The right way to pull a credit report
Credit reports can help screen job and credit applicants,
evaluate an employee for advancement or reveal if a vendor is reliable.
But be careful. As with most issues involving financial data, there
are strict rules for inquiring companies.
The Fair Credit Reporting Act lays down the law for
delving into the monetary matters of others. The federal statute
allows a business in certain situations to legitimately pull a credit
report for an individual or a business. But the FCRA establishes
a procedure that must be followed, especially when dealing with
information on an individual.
And states may have additional rules or regulations.
Tor Matheson, managing partner of Old
Republic Credit Services, a credit bureau based in Monterey,
Calif., points out that his state has particularly stringent rules
about when and how a small business can pull someone's credit report.
One rule to always heed: Obtain permission before pulling
a credit report.
This is true whether you're looking into a business
or an individual's record. When it comes to checking on individuals,
you must get the go-ahead from not only job applicants, but also
from current employees you're checking on in connection with a promotion
or other job change.
In the case of an employee or potential hire, the
FCRA demands that your company explain that it intends to get a
credit report and that the individual's acquiescence must be on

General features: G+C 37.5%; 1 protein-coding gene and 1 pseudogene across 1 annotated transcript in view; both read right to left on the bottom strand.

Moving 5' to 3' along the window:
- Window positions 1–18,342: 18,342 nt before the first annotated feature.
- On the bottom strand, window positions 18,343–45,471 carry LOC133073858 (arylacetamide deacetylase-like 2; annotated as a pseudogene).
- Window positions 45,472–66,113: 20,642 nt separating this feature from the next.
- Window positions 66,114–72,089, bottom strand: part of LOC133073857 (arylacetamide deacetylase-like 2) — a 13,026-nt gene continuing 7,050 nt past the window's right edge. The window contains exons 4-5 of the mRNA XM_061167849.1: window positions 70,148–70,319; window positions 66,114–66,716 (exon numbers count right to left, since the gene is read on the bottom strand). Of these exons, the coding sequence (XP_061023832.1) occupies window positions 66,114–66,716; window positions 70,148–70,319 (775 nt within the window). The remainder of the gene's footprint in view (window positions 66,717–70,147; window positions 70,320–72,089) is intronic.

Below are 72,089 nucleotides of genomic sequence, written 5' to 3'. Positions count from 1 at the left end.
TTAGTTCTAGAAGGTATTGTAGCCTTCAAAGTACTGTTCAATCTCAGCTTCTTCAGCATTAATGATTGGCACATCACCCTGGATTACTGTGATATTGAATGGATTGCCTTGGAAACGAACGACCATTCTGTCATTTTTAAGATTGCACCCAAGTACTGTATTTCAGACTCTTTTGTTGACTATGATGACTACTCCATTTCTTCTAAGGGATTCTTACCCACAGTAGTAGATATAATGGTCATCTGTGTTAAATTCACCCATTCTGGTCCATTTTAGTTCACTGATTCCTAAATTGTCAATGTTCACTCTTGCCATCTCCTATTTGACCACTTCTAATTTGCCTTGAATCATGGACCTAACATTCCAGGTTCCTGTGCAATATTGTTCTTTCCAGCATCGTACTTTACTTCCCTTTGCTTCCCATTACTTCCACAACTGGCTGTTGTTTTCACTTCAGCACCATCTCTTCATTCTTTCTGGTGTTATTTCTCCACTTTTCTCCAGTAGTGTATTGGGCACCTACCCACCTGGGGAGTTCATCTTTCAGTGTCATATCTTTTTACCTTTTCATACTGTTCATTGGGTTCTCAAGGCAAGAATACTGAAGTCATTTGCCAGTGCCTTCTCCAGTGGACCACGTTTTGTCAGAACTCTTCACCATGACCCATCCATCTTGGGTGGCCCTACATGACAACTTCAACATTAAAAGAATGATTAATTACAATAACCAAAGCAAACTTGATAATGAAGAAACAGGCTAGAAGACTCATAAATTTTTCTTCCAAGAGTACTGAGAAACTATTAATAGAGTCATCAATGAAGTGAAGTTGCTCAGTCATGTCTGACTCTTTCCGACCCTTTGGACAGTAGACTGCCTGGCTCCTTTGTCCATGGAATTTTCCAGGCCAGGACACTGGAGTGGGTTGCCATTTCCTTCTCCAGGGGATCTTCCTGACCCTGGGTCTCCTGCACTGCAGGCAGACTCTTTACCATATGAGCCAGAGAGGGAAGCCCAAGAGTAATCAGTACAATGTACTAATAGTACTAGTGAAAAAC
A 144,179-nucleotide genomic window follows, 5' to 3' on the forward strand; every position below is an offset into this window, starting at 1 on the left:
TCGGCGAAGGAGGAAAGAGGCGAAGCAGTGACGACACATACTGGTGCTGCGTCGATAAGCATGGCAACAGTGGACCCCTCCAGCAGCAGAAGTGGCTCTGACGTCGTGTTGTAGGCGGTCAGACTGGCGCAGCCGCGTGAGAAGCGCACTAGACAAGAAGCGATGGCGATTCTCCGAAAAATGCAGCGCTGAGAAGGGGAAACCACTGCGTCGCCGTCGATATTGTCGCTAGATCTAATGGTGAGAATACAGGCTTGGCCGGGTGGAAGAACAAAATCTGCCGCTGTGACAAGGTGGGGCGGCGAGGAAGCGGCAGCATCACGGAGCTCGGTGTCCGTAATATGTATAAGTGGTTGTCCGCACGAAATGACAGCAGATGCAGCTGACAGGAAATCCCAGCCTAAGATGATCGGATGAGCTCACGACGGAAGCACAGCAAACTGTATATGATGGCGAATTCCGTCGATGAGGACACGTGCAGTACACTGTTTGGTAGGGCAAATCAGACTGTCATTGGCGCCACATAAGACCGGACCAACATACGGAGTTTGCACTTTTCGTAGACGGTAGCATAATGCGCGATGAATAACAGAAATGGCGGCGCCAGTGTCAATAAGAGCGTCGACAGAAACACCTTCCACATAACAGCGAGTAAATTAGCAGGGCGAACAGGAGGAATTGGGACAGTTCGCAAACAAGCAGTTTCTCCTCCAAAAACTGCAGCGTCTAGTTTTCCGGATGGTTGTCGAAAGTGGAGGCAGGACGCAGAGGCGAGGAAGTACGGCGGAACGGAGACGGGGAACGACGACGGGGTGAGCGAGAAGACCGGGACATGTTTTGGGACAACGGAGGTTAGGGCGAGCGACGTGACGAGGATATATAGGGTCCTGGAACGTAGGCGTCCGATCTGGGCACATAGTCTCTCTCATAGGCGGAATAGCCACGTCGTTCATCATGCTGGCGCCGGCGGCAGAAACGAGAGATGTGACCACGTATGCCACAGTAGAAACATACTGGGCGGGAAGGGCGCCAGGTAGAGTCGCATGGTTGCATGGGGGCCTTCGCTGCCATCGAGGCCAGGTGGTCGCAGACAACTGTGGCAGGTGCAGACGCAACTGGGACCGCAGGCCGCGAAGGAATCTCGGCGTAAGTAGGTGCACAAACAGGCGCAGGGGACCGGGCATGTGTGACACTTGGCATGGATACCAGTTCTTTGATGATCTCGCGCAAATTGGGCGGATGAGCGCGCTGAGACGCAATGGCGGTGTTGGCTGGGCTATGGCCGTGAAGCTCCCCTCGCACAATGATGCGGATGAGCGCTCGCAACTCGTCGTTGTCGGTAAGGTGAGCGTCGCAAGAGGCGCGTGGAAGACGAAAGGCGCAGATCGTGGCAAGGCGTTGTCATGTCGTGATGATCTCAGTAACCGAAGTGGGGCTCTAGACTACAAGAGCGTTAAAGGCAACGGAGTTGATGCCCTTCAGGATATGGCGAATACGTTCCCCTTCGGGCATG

record. Usually the permission is in writing, but recorded oral
authorization or an electronic signature on a permission form will
also work, says David Zugheri, president and CEO of First
Houston Home Mortgage.
If an employee gave you permission in the past, your
company need only ensure that the employee receives or has received
a "separate document" notice that spells out that reports
may be obtained during the course of employment.
You also must give the individual a copy of "A
Summary of Your Rights Under the Fair Credit Reporting Act."
This document should be available from the credit-reporting agency
And if your company ends up not hiring someone because
of information contained in a credit report, you must notify the
individual and supply the following information:
- The name, address, and phone
number of the company that supplied the credit report.
- A statement that the company
that supplied you with the credit report did not make the decision
and cannot give reasons for it.
- A notice of the individual's
right to dispute the accuracy or completeness of any information
the agency furnished and his or her right to an additional free
consumer report from the agency upon request and within 60 days.
These employer obligations were added as amendments
in 1997 to the FCRA. Failure to comply can result in lawsuits waged
both by the individual as well as federal agencies and state governments.
Where to search
Once you've gotten permission to run the check, where do
you turn for the data?
It usually makes more sense for a small company looking
into an individual's creditworthiness to go to a local or regional